Photo credit: Paul Baker Touart , 09/1978

Property Name: Octorara Farm
Date Listed: 5/7/1980
Inventory No.: CE-41
Location: Rowlandsville Road, Conowingo, Cecil County

Description: The Octorara Farm house was built in sections dating from the period between 1775 and 1840. The main block, which faces west, is a 2 1/2-story, four-bay-wide brick structure composed of four rooms on both the first and second floors; it was probably added to the earlier rear section around 1830-1840. The main block, constructed of brick, is one of the best examples of high style Greek Revival architecture in Cecil County. The western facade of the main block is laid in Flemish bond and is graced by a two story, shed-roofed porch which extends across the length of the facade. The porch is supported by paneled square posts on the first story, and by thin Doric columns on the second story. The four bays of this facade are characterized by symmetrical fenestration with floor-to-ceiling 6/9 sash windows on the first story capped by jack arches. Four panel exterior shutters flank each window. The windows on the second floor are 6/6 with a jib door for access to the porch from the second floor. Two arched dormers occur on the moderately sloping slate-covered gable roof; their 6/6 windows are flanked by fluted pilasters that support arched pediments. The north gable end of the main block, also laid in Flemish bond, contains the primary entrance to the house. This recessed entrance, located in the northeastern bay, is characterized by four-panel double doors flanked by quarter-round Doric columns and louvered exterior shutters, surmounted by an elliptical fanlight. A one-bay-wide hipped-roof porch shelters the entrance bay, and is supported by square posts. A small oculus window occurs to the east of the main entrance. To the west is a false window installed to maintain symmetry. Two four-pane attic windows flank the chimney stack, with jack-arched lintels. A simple barge board closes the gable end. Tall interior end chimneys rise out of this and the south gable ends. The south end is detailed like the north gable end, except for a jib door which opens into the library. The rear section of the house, with a principal axis perpendicular to the main block, has undergone two periods of rebuilding and alteration. The present kitchen, which constitutes the central room of the three rooms of the rear section, is the earliest section of the house, probably dating to c. 1775. The stuccoed stone hall-parlor structure, as originally built, was three bays across by one room deep and 1 1/2 stories high. A 2 1/2-story fieldstone addition, three bays across by one room deep was attached to the eastern gable in the early to mid 19th century. Positioned perpendicularly to this latter addition is a contemporaneous two-bay by one room, 2-story fieldstone section joined to the latter addition at second story level with a passageway separating the sections on the first floor. In the second quarter of the 19th century, when the entire character and orientation of Octorara was transformed by the construction of the adjacent main block, other changes altered the configuration of the rear section including the raising of the roof of the 1 1/2-story kitchen section to two stories and the enlarging of the original hall of that section into a dining room by two additional bays to the west of the doorway. At this time, the rear section received two-story porches to its north and south facades. A 20th century frame addition punctuated by randomly placed windows and doors obscures the original northern facades of the rear section and abuts the perpendicularly placed fieldstone section. Outbuildings dating from the early to mid 19th century include a large four-bay fieldstone barn, a wagon shed, dairy, smokehouse, and tenant houses.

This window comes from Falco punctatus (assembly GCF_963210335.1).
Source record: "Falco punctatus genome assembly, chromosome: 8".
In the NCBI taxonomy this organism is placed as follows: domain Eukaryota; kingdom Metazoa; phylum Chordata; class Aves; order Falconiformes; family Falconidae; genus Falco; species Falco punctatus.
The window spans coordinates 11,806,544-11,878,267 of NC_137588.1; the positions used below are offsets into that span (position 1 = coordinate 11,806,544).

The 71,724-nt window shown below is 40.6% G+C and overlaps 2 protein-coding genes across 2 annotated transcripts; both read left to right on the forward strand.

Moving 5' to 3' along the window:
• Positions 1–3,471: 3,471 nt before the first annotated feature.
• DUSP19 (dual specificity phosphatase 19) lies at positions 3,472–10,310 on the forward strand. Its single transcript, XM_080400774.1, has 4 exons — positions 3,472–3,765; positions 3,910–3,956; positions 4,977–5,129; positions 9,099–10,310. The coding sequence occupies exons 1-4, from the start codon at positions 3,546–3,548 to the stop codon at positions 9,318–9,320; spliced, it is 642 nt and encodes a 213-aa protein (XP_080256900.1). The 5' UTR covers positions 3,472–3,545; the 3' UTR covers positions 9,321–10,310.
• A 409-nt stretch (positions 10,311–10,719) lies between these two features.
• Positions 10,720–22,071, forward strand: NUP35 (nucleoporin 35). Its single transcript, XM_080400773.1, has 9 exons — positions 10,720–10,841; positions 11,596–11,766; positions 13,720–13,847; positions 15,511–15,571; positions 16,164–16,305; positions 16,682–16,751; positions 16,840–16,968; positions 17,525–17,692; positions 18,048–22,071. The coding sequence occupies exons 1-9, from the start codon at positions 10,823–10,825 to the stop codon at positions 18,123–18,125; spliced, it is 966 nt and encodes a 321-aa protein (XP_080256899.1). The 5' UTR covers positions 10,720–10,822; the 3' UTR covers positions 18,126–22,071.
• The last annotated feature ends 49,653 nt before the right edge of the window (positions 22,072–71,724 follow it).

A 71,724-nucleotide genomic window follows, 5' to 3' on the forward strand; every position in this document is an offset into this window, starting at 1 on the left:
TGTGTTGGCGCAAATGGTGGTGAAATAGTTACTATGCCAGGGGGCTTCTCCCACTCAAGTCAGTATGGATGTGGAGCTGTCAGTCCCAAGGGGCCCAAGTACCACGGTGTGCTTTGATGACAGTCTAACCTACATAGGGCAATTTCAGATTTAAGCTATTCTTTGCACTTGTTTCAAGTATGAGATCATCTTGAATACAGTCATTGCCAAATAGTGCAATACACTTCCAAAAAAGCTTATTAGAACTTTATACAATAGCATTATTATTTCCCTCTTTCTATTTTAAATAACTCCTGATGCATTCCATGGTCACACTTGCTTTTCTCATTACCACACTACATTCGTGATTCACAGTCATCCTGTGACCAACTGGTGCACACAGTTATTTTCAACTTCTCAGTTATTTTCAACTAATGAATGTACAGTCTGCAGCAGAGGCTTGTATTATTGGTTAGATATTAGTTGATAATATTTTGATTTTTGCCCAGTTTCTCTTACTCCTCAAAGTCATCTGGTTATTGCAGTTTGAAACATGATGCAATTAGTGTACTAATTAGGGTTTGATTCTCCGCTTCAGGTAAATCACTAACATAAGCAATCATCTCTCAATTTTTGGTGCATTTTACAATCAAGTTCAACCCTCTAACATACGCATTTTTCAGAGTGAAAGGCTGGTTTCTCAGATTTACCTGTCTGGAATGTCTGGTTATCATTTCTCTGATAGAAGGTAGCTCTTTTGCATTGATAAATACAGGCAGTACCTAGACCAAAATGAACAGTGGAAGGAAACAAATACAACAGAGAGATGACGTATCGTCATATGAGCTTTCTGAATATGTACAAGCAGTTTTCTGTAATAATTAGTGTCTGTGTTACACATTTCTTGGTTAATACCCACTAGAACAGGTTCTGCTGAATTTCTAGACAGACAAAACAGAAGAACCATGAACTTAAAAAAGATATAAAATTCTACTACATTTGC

Significance: The significance of Octorara Farm lies largely in the 19th century architectural integrity of the structure and the fine collection of 19th century agricultural outbuildings. The front brick block is a pleasing mixture of late Federal and early Empire architectural styles that retains most of its early woodwork. The earlier rear sections are basically plain in detail, but add a tremendous amount to the overall impression of a building that has grown and transformed through the years. The outbuildings, especially the barn, are good examples of early-19th century forms that were needed for the operation of a farm. The agricultural and county estate setting of the house and farm buildings increase the importance of the complex. The house rests on a gentle rise overlooking the Susquehanna River. Ancient beech, sycamore, yew, and boxwood gracefully complement the entire complex. The long lane is bordered with mature sycamores that provide a fitting entrance for this stately country home. Fields and woods surround the house, which is the visual center of the farm.




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